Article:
I finally rented Dawn at a sleepover on my 11th birthday with 2 of my friends. We ate garbage and watched Friday the 13th: The Final Chapter first, which meant nothing to me (I found it mechanical and dull, like most American slasher films) and then chased it with Dawn. Unbeknownst to me at the time, it was a Tom Savini double feature.But Dawn changed my life. From its first shot against that blood-red carpeted wall (a sign of the sanguinary splatter-thon that was to come), pulling back against Gaylen Ross’ Fran waking from a nightmare only to find that what was happening in reality was far worse, I was hooked. In those first five minutes as the crude credits appear and that metronomic Goblin bass-line drags us into the action, Romero captures a world spiraling out of control, very, very quickly. A Pittsburgh TV news studio is in chaos. Talking heads talk over each other in a volatile, unorganized fashion, the crew running around in a panic and many just running out, period. No other movie I’d seen literally jumped into Hell like Dawn does. Watching it today, it still has a power unequaled.
But after that urgent opening, it was the parallel tale, that of Ken Foree’s Peter and Reiniger’s Roger, two S.W.A.T officers who are called-in to infiltrate a housing complex filled with superstitious minorities who have refused to give up their dead, that kicked my head in, as it did so many unprepared viewers. Savini’s squibs and exploding heads, his grey/blue-faced ghouls appearing out of every corner, stiff and wide-eyed and casually lunging at anything warm; dead husbands embracing living wives and eating them alive. And Peter and Roger stepping away from the madness momentarily as they plot ditching their duties and running for their lives. The one-legged Priest who urges them to “stop the killing”, lest the living dead conquer the world (“The people they kill..get up and kill”, to quote the TV pundit at the beginning of the picture). And the basement where the “kept” and starved ghouls have now begun cannibalizing themselves. It was all too much. It was death and horror overload. There was no comfort. Nothing safe to hold on to. I was lost in Dawn of the Dead. I was at Romero’s mercy.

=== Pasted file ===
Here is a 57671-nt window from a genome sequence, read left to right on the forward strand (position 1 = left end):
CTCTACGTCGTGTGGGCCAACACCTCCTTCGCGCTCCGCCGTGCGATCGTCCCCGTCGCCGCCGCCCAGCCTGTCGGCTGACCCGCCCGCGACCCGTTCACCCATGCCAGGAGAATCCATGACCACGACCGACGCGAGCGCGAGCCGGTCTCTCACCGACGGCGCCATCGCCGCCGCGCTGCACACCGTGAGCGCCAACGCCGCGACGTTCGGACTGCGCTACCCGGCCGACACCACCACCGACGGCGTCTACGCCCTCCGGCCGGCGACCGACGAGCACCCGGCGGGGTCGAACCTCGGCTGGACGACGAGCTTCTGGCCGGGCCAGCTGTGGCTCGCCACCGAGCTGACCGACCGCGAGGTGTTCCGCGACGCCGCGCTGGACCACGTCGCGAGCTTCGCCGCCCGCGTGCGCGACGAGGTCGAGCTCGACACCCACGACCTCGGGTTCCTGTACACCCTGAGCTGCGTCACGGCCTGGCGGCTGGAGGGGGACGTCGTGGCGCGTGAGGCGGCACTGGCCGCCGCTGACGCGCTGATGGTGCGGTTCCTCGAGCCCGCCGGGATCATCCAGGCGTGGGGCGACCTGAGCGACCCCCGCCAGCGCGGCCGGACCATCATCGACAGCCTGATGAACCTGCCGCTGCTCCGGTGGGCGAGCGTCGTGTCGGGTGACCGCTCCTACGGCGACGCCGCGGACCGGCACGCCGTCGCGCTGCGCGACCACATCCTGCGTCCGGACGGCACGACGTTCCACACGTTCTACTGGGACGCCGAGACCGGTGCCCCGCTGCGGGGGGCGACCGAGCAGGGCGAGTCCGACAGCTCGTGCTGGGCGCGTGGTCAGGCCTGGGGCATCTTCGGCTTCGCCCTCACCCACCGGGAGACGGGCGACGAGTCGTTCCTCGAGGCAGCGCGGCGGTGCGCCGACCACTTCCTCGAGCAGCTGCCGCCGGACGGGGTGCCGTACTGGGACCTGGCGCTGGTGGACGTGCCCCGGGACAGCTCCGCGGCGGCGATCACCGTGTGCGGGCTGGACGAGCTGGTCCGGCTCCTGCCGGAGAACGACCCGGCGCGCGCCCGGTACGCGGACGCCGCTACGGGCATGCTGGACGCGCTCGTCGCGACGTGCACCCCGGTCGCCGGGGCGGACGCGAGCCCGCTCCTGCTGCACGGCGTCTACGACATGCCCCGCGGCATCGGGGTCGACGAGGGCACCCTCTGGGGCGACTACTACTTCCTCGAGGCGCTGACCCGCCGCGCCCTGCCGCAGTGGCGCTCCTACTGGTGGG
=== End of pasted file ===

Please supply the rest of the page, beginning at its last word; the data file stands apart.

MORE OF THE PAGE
And I still get lost in it. It still has its way with me, every time.
As of this writing, the world doesn’t feel very safe. In fact, it never is safe, really. Safety is an illusion after all. But at the moment, much of that illusion has collapsed. In honor of this woozy global socio-political state, I popped in Dawn again the other night, the Romero preferred U.S. theatrical cut, and even more profoundly felt the slap of what Romero was using his heroes, villains and zombie Greek chorus to say. Those zombies in all of Romero’s films – but most potently in Dawn – are the common man liberated and devouring that tenuous illusion of social safety. They are death. They are nature. They are apathetic and operating on instinct. They are born out of our hate, out of our idiotic need to coat the world in chrome and pretend everything is alright, when it’s anything but. Men, women, black, white, Asian, Hispanic, gay, straight, children, the elderly…it doesn’t matter. All will die. All will come back to eat who and what is left.